By Charles Matthews

Friday, April 16, 2010

20. "Wolf Hall," by Hilary Mantel, pp. 326-340

Part IV, II, "'Alas, What Shall I Do for Love?'" Spring 1532, concluded, from "The nun has plunged the king into gloom...."
Part IV, III, "Early Mass," November 1532
Henry's nerves are rattled by Elizabeth Barton's prophecies, and neither Norfolk nor Brandon is able to settle him down until Cromwell suggests, "I think perhaps she can't tell what she sees in the outside world from what is inside her head. Some people are like that. She is to be pitied, perhaps. Though not too much."

On deck of the ship as they cross the Channel to Calais, Cromwell talks to the Duke of Richmond, Henry's illegitimate 13-year-old son, who says to him, somewhat tactlessly, "I am glad you prosper. Because it is said in the book The Courtier that in men of base degree we often see high gifts of nature." Henry joins them on deck, feeling better, and they discuss the book by Castiglione.

In Calais, the king and Anne are given adjoining rooms. "Mary told him, before they left dry land, 'Till not she wouldn't, but now she would, but he won't. He tells her he must be sure that if she gets a child it's born in wedlock.'" Cromwell sneaks off for a secret meeting with three old men in a sleazy pub, but Mantel is coy about its purpose. The old men, who "look like alchemists," represent a Maître Camillo who is apparently creating something he wants to give the king. Cromwell is irritated because the old men don't bring drawings and are evasive about anything to do with the item. Cromwell extends an invitation to Maître Camillo to come to England, but one of the old men says, "The magister believes he would dislike the English climate. The fogs. And also, the whole island is covered with witches."

In Boulogne, Francis I asks to see him. "Henry deliberates before giving him permission; face-to-face, monarchs should deal only with fellow monarchs, and lords and churchmen of high rank." Cromwell finds the French king repellent: "Choose your prince: You wouldn't want to look at this one every day. Henry is so wholesome, in his fleshy, scrubbed pink-and-whiteness." At the end of their meeting, one of the courtiers gives him a "gift from His Highness," a pair of gloves. Cromwell finds a ruby in one of the fingers, which he gives to the king.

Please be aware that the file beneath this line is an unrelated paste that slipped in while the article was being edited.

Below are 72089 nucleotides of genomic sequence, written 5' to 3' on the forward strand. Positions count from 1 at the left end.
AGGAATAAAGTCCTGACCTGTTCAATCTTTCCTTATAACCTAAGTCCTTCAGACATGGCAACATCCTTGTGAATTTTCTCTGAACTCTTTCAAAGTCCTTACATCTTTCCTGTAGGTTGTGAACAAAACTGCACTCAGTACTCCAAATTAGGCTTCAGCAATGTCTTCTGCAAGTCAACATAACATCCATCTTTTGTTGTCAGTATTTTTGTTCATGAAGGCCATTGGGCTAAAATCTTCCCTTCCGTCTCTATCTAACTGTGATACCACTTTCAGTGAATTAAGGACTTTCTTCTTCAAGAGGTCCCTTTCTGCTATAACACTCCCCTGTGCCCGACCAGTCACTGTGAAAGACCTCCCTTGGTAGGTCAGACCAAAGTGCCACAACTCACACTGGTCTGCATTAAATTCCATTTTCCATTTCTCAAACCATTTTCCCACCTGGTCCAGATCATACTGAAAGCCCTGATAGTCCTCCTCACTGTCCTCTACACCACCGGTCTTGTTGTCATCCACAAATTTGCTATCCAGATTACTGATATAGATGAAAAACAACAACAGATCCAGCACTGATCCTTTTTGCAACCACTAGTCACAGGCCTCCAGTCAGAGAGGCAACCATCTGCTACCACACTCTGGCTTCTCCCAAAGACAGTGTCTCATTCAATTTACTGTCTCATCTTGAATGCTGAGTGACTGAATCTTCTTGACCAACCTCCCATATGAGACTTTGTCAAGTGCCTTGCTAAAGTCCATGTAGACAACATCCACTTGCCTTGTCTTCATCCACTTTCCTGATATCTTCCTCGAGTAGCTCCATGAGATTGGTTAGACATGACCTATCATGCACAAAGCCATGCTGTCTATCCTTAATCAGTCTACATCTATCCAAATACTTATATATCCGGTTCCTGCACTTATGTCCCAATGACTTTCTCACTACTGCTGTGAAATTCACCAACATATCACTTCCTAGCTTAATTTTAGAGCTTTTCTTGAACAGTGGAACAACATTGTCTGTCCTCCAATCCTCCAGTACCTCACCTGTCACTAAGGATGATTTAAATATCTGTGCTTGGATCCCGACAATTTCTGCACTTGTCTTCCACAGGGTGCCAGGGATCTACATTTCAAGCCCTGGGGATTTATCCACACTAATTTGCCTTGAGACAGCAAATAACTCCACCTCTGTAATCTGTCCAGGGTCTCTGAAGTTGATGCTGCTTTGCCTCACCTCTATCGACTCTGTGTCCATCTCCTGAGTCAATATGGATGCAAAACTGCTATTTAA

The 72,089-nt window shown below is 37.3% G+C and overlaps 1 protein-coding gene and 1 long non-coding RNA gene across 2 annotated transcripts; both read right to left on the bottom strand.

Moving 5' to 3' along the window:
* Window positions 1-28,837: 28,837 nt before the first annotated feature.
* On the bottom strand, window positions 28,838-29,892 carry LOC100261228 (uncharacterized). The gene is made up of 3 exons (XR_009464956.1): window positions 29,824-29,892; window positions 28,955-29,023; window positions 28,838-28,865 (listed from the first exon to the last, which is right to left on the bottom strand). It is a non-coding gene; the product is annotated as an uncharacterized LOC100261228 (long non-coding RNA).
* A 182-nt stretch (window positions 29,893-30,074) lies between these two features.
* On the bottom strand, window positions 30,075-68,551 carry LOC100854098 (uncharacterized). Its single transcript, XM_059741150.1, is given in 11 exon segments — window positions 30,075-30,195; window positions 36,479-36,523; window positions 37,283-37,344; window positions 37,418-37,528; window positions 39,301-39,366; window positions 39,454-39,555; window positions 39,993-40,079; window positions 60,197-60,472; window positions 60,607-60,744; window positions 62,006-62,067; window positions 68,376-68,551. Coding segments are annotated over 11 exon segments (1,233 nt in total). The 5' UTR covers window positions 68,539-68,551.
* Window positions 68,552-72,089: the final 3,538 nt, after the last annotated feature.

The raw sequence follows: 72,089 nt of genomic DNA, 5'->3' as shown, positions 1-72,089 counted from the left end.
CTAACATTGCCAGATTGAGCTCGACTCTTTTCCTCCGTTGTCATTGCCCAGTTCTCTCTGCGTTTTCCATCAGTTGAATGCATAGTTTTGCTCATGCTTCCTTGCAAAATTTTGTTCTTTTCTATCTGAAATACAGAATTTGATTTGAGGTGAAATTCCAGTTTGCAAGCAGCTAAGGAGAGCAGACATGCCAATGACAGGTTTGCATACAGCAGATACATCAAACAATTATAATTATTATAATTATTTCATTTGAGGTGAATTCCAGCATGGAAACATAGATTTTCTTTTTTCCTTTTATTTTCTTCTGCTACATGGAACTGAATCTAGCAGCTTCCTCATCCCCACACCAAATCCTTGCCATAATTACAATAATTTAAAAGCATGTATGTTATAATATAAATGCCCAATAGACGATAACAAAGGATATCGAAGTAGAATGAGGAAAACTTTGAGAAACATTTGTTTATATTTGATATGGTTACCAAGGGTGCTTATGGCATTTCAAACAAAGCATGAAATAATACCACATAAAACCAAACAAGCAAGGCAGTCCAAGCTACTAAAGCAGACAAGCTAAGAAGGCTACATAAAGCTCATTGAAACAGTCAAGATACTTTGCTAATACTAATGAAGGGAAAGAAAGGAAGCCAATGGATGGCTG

The two kings go together to Calais, where Anne dances with Francis. Henry is nervous about the French king's attentions to her, so Cromwell goes to Norfolk: "My lord, fetch your niece away. She has done enough diplomacy. Our king is jealous." Norfolk does so rather roughly. Later, he hears that Anne has sent for a Bible.

Cromwell plays chess with Edward Seymour, and asks about his sister Jane, and whether her father has made a match for her.

Mary Boleyn comes to see him and tells him that the king and Anne unbolted the door between their room. "She is in his arms, naked as she was born. She can't change her mind now." The Bible had been for them to swear on: "They are married in God's sight. And he swears he will marry her again in England and crown her queen when spring comes." Mary is putting the moves on Cromwell and he almost succumbs before they are interrupted by a man Cromwell doesn't know, William Stafford, with whom she leaves. Cromwell thinks about getting away from the court: "East of the Boleyns. East of everybody."

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